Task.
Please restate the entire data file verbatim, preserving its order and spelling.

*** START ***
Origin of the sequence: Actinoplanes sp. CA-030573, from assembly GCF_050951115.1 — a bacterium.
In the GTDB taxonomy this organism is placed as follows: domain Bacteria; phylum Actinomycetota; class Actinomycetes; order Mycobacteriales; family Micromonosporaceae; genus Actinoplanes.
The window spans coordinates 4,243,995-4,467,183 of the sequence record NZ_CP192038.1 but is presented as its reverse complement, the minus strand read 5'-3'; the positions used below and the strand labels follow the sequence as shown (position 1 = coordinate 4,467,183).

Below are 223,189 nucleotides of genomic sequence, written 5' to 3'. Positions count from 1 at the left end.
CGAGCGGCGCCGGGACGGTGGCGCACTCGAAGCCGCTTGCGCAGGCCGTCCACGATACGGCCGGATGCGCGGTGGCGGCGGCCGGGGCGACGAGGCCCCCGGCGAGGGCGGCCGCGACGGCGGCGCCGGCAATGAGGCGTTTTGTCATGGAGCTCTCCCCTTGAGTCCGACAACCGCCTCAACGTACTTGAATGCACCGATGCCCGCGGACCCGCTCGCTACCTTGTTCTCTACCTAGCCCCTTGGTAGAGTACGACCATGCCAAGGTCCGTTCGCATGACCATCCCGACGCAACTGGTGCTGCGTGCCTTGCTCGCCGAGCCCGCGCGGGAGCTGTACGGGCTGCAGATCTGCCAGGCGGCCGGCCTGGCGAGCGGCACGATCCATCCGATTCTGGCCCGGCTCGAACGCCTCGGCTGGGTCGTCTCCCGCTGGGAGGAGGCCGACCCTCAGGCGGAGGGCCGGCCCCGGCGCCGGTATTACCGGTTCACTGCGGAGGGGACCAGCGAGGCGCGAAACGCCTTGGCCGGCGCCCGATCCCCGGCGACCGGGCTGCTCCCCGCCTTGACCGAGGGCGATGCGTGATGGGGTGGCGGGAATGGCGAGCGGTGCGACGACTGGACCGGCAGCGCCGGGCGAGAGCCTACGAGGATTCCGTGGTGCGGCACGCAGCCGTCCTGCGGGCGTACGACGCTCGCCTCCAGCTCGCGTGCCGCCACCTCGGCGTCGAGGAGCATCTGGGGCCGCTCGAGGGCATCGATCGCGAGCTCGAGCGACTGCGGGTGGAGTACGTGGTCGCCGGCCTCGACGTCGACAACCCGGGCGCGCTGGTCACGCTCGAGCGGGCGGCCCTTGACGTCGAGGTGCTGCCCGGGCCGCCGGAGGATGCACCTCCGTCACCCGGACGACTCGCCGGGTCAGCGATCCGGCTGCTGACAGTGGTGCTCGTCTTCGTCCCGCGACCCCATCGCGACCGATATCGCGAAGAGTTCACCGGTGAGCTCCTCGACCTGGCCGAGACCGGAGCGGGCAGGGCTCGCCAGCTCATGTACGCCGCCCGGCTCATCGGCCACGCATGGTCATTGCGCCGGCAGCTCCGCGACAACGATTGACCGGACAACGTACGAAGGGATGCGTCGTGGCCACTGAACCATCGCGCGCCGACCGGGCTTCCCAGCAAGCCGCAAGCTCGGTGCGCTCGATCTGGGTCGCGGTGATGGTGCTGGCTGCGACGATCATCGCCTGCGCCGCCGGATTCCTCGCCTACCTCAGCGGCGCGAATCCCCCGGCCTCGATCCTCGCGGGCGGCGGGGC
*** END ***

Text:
Origin of the sequence: Actinoplanes sp. CA-030573, from assembly GCF_050951115.1 — a bacterium.
In the GTDB taxonomy this organism is placed as follows: domain Bacteria; phylum Actinomycetota; class Actinomycetes; order Mycobacteriales; family Micromonosporaceae; genus Actinoplanes.
The window spans coordinates 4,243,995-4,467,183 of the sequence record NZ_CP192038.1 but is presented as its reverse complement, the minus strand read 5'-3'; the positions used below and the strand labels follow the sequence as shown (position 1 = coordinate 4,467,183).

Below are 223,189 nucleotides of genomic sequence, written 5' to 3'. Positions count from 1 at the left end.
CGAGCGGCGCCGGGACGGTGGCGCACTCGAAGCCGCTTGCGCAGGCCGTCCACGATACGGCCGGATGCGCGGTGGCGGCGGCCGGGGCGACGAGGCCCCCGGCGAGGGCGGCCGCGACGGCGGCGCCGGCAATGAGGCGTTTTGTCATGGAGCTCTCCCCTTGAGTCCGACAACCGCCTCAACGTACTTGAATGCACCGATGCCCGCGGACCCGCTCGCTACCTTGTTCTCTACCTAGCCCCTTGGTAGAGTACGACCATGCCAAGGTCCGTTCGCATGACCATCCCGACGCAACTGGTGCTGCGTGCCTTGCTCGCCGAGCCCGCGCGGGAGCTGTACGGGCTGCAGATCTGCCAGGCGGCCGGCCTGGCGAGCGGCACGATCCATCCGATTCTGGCCCGGCTCGAACGCCTCGGCTGGGTCGTCTCCCGCTGGGAGGAGGCCGACCCTCAGGCGGAGGGCCGGCCCCGGCGCCGGTATTACCGGTTCACTGCGGAGGGGACCAGCGAGGCGCGAAACGCCTTGGCCGGCGCCCGATCCCCGGCGACCGGGCTGCTCCCCGCCTTGACCGAGGGCGATGCGTGATGGGGTGGCGGGAATGGCGAGCGGTGCGACGACTGGACCGGCAGCGCCGGGCGAGAGCCTACGAGGATTCCGTGGTGCGGCACGCAGCCGTCCTGCGGGCGTACGACGCTCGCCTCCAGCTCGCGTGCCGCCACCTCGGCGTCGAGGAGCATCTGGGGCCGCTCGAGGGCATCGATCGCGAGCTCGAGCGACTGCGGGTGGAGTACGTGGTCGCCGGCCTCGACGTCGACAACCCGGGCGCGCTGGTCACGCTCGAGCGGGCGGCCCTTGACGTCGAGGTGCTGCCCGGGCCGCCGGAGGATGCACCTCCGTCACCCGGACGACTCGCCGGGTCAGCGATCCGGCTGCTGACAGTGGTGCTCGTCTTCGTCCCGCGACCCCATCGCGACCGATATCGCGAAGAGTTCACCGGTGAGCTCCTCGACCTGGCCGAGACCGGAGCGGGCAGGGCTCGCCAGCTCATGTACGCCGCCCGGCTCATCGGCCACGCATGGTCATTGCGCCGGCAGCTCCGCGACAACGATTGACCGGACAACGTACGAAGGGATGCGTCGTGGCCACTGAACCATCGCGCGCCGACCGGGCTTCCCAGCAAGCCGCAAGCTCGGTGCGCTCGATCTGGGTCGCGGTGATGGTGCTGGCTGCGACGATCATCGCCTGCGCCGCCGGATTCCTCGCCTACCTCAGCGGCGCGAATCCCCCGGCCTCGATCCTCGCGGGCGGCGGGGC